The California gold rush made many wealthy. Some by incredibly ingenious means. A gentleman by the name of James W. Marshall was the first man to lay his eyes and hands on a gold nugget in Coloma, California. Little did he know, from that point on California would never be same again. It is January 24, 1848, and the Californian Gold Rush has officially started.
During this period, prospectors from all over America — and the world for that matter — came to California in search of the gold that was speculated to be found everywhere, one just had to look hard or long enough. Such speculation drew no less than 300,000 people.
But it wasn’t all about the prospectors. With them came storekeepers and hotel owners, bartenders, quacks, all manner of business owners looking to earn a share of the spoils.
If not searching for gold, then trading or providing services to support the gold diggers’ enterprise was another branch of business that many found to be profitable.
For the right price, you could get a clean bed and a warm meal or have your shovel fixed, or perhaps have your muddy clothes washed and ironed.
Now this latter service was a piece of business that brought huge riches to a man who never charged a penny for what he did. Paradoxical as it may sound, this was the truth about a Chinese man that made his fortune by doing something as trivial as washing other people’s clothes.
The process of finding gold involves a lot of manual laboring. Whether working a mine or sluicing for gold in the creeks and rivers, it was hot and dirty work.
The Chinese laundryman knew this and came up with an idea that ironically no one else thought of: to look inside the clothes that he washed.
When the Chinese man arrived in Weaverville, California, he received the nickname of John John; it was common for the Chinese people to be called this way. Once the miners realized that little Chinese fellow wasn’t charging a dime for what he was doing he became “the laughingstock of Weaverville.”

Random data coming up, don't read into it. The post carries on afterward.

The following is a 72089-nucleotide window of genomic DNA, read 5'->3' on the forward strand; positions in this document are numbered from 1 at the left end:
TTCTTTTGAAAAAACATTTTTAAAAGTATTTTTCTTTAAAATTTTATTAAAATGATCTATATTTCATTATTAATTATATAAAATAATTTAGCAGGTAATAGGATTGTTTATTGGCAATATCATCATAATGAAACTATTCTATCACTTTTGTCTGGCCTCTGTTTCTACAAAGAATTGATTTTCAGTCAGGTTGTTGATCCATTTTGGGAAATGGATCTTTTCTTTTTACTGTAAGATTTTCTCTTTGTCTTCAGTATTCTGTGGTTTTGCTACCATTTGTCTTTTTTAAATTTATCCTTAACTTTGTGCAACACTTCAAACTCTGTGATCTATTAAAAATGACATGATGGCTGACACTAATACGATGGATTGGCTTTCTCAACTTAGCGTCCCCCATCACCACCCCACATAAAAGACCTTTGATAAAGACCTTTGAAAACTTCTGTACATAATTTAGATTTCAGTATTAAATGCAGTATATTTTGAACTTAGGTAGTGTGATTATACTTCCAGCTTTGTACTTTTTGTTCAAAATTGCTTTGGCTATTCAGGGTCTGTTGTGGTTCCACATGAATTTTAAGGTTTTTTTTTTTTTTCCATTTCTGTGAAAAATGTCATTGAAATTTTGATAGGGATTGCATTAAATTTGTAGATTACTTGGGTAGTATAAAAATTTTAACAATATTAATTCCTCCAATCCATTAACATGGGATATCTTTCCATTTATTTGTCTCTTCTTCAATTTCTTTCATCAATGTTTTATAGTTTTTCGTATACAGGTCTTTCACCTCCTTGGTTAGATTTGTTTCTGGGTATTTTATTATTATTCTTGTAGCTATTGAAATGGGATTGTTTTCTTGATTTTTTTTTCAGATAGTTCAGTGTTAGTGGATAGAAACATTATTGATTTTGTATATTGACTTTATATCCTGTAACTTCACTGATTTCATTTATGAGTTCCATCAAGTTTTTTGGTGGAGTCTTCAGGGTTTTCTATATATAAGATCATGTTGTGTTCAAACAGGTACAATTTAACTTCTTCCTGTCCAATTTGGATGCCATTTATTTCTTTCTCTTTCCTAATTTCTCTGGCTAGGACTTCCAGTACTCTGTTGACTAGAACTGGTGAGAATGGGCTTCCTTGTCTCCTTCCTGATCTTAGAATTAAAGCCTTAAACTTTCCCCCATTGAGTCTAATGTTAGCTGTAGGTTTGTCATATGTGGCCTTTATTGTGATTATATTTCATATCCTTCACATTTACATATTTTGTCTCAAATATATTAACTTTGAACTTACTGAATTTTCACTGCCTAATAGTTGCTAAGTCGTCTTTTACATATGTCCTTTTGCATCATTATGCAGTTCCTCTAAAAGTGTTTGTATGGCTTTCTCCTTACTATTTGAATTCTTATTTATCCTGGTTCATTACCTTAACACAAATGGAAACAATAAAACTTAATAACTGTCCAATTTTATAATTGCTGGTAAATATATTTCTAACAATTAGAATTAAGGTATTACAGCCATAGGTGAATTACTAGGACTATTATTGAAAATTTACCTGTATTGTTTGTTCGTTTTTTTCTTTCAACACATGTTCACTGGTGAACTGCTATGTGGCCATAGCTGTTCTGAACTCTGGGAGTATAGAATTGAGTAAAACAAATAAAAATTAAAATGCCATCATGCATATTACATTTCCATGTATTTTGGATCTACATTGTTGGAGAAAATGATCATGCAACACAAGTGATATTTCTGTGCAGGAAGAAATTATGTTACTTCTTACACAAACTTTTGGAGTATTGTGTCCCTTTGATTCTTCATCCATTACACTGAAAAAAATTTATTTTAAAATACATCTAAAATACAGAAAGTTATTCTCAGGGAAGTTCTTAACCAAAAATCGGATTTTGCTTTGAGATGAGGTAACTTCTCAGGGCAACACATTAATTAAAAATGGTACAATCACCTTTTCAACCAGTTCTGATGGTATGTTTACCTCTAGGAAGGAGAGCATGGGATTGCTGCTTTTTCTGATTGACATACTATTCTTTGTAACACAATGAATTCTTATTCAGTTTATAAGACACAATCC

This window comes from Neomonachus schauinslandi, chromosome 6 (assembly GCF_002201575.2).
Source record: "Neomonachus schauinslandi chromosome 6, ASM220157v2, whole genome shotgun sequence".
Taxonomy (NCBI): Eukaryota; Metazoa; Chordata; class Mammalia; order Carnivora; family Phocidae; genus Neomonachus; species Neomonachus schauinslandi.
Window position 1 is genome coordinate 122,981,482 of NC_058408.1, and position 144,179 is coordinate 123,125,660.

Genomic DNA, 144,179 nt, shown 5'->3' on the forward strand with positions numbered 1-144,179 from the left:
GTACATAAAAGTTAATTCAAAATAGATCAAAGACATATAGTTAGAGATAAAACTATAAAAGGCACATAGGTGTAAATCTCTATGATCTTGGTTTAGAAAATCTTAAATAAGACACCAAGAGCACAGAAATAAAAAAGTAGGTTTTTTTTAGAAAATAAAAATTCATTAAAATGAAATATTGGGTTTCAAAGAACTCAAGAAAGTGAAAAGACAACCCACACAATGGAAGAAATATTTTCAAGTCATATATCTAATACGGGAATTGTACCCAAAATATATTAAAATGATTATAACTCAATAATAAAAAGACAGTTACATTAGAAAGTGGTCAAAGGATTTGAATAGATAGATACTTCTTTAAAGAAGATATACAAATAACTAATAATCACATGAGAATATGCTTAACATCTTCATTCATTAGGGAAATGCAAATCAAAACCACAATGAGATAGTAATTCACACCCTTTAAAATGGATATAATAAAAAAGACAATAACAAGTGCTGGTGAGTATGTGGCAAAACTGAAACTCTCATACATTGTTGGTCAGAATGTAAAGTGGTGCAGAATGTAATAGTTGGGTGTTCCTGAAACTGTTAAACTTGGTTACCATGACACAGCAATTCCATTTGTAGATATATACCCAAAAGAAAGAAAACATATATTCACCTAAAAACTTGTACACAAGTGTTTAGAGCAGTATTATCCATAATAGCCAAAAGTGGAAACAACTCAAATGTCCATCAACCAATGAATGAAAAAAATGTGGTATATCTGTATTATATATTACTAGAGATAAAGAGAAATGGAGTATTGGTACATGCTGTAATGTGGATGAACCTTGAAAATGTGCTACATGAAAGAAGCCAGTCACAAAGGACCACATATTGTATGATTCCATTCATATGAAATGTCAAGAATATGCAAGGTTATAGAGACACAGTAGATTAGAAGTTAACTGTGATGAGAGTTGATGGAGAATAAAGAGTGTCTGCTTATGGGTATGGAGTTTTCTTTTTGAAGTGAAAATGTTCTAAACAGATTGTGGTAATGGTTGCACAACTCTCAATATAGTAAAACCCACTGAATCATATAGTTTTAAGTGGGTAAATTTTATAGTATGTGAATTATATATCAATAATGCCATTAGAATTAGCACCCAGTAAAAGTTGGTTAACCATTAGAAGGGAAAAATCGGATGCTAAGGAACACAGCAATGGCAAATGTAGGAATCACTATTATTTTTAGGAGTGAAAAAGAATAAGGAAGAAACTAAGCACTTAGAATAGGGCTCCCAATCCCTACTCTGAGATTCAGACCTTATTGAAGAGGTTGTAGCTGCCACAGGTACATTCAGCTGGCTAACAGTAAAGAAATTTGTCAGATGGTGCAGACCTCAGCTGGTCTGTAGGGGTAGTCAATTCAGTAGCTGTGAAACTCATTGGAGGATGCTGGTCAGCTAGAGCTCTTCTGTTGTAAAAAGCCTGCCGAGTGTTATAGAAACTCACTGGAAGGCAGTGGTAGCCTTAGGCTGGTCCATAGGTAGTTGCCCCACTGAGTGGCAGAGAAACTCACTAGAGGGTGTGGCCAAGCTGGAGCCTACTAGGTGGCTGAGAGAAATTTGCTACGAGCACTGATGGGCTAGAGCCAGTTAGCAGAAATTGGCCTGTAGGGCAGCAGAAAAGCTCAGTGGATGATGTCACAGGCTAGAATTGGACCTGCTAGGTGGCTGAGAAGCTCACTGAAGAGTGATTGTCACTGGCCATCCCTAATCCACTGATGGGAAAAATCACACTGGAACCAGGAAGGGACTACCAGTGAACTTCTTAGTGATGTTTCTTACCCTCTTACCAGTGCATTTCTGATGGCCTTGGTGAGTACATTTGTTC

But what the prospectors didn’t know was that John John was clever enough to realize that gold dust would get trapped in the fibers of clothes — and he carefully collected everything that washed out. Sometimes the shrewd entrepreneur even found tiny gold nuggets tucked inside his customers’ pants.
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According to the chronicle of prospector named of John Hoffman, John John rinsed out enough gold to make a comfortable life for himself in Sacramento. Like many of his peers, Hoffman moved from town to town, following the golden trail. He wrote that John John was spotted wearing fine clothes and living the high life the year after he left Weaverville.
But this wasn’t the only time John John managed to fool everybody, for he is believed to have pulled off another scheme. The Chinese people during that period in American history earned little respect from the white people.
There was a general belief that oriental folks all look the same and that it is quite difficult to distinguish from one another. John John decided to take full advantage of this attitude.
He was by now a well-established entrepreneur and began a construction project fairly close to Coulterville. The man who hired John John paid him and his 18 workers. However, the truth was he only employed 10 workers.
John John pocketed the extra 8 paychecks and on top of that the laborers had to give John John half of their wage for the honor of working for a Chinese “boss.”
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The Chinese man managed to rise from rags-to-riches and amass a fortune even though everyone thought he was a loony. This story of John John could be true, or merely a story told around campfires. Nevertheless, it is an inspirational tale.